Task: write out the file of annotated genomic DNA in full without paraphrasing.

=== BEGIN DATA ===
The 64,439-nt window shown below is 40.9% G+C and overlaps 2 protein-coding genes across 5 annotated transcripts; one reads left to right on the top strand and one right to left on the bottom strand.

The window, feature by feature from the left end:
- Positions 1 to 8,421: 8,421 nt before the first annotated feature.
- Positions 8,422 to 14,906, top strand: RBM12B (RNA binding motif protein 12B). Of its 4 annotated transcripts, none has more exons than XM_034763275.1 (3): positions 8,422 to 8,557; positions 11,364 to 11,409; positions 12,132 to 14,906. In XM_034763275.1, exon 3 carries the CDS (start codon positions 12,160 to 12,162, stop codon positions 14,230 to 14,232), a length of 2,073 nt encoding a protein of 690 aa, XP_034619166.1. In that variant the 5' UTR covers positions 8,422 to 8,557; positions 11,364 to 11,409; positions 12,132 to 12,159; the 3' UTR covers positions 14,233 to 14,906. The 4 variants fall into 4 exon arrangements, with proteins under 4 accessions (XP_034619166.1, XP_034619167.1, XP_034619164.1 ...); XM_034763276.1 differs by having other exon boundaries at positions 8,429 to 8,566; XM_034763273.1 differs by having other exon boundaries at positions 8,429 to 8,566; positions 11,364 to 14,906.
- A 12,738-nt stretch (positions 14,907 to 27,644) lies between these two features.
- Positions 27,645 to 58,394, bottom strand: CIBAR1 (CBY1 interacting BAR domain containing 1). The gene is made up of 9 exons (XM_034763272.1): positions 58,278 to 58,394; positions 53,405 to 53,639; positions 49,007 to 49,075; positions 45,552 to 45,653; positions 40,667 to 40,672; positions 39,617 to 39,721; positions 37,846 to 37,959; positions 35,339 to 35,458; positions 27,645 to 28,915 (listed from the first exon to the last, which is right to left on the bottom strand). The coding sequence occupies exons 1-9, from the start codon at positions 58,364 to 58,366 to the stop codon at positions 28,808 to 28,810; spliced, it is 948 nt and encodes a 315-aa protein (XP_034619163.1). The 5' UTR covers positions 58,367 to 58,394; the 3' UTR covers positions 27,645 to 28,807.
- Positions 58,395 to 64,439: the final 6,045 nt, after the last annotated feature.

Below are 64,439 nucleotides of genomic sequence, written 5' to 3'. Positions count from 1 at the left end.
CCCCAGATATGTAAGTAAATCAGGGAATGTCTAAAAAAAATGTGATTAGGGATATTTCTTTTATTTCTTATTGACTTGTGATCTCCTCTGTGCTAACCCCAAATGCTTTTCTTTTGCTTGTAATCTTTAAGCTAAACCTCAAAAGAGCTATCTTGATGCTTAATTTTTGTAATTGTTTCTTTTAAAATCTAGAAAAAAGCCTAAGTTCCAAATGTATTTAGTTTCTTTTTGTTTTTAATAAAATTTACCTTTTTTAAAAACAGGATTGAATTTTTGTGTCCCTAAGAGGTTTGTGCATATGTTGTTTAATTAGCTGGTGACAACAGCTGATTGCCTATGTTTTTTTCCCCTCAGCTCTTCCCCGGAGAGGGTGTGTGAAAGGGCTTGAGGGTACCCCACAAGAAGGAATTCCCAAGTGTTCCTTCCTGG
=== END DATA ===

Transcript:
The 64,439-nt window shown below is 40.9% G+C and overlaps 2 protein-coding genes across 5 annotated transcripts; one reads left to right on the top strand and one right to left on the bottom strand.

The window, feature by feature from the left end:
- Positions 1 to 8,421: 8,421 nt before the first annotated feature.
- Positions 8,422 to 14,906, top strand: RBM12B (RNA binding motif protein 12B). Of its 4 annotated transcripts, none has more exons than XM_034763275.1 (3): positions 8,422 to 8,557; positions 11,364 to 11,409; positions 12,132 to 14,906. In XM_034763275.1, exon 3 carries the CDS (start codon positions 12,160 to 12,162, stop codon positions 14,230 to 14,232), a length of 2,073 nt encoding a protein of 690 aa, XP_034619166.1. In that variant the 5' UTR covers positions 8,422 to 8,557; positions 11,364 to 11,409; positions 12,132 to 12,159; the 3' UTR covers positions 14,233 to 14,906. The 4 variants fall into 4 exon arrangements, with proteins under 4 accessions (XP_034619166.1, XP_034619167.1, XP_034619164.1 ...); XM_034763276.1 differs by having other exon boundaries at positions 8,429 to 8,566; XM_034763273.1 differs by having other exon boundaries at positions 8,429 to 8,566; positions 11,364 to 14,906.
- A 12,738-nt stretch (positions 14,907 to 27,644) lies between these two features.
- Positions 27,645 to 58,394, bottom strand: CIBAR1 (CBY1 interacting BAR domain containing 1). The gene is made up of 9 exons (XM_034763272.1): positions 58,278 to 58,394; positions 53,405 to 53,639; positions 49,007 to 49,075; positions 45,552 to 45,653; positions 40,667 to 40,672; positions 39,617 to 39,721; positions 37,846 to 37,959; positions 35,339 to 35,458; positions 27,645 to 28,915 (listed from the first exon to the last, which is right to left on the bottom strand). The coding sequence occupies exons 1-9, from the start codon at positions 58,364 to 58,366 to the stop codon at positions 28,808 to 28,810; spliced, it is 948 nt and encodes a 315-aa protein (XP_034619163.1). The 5' UTR covers positions 58,367 to 58,394; the 3' UTR covers positions 27,645 to 28,807.
- Positions 58,395 to 64,439: the final 6,045 nt, after the last annotated feature.

Below are 64,439 nucleotides of genomic sequence, written 5' to 3'. Positions count from 1 at the left end.
CCCCAGATATGTAAGTAAATCAGGGAATGTCTAAAAAAAATGTGATTAGGGATATTTCTTTTATTTCTTATTGACTTGTGATCTCCTCTGTGCTAACCCCAAATGCTTTTCTTTTGCTTGTAATCTTTAAGCTAAACCTCAAAAGAGCTATCTTGATGCTTAATTTTTGTAATTGTTTCTTTTAAAATCTAGAAAAAAGCCTAAGTTCCAAATGTATTTAGTTTCTTTTTGTTTTTAATAAAATTTACCTTTTTTAAAAACAGGATTGAATTTTTGTGTCCCTAAGAGGTTTGTGCATATGTTGTTTAATTAGCTGGTGACAACAGCTGATTGCCTATGTTTTTTTCCCCTCAGCTCTTCCCCGGAGAGGGTGTGTGAAAGGGCTTGAGGGTACCCCACAAGAAGGAATTCCCAAGTGTTCCTTCCTGG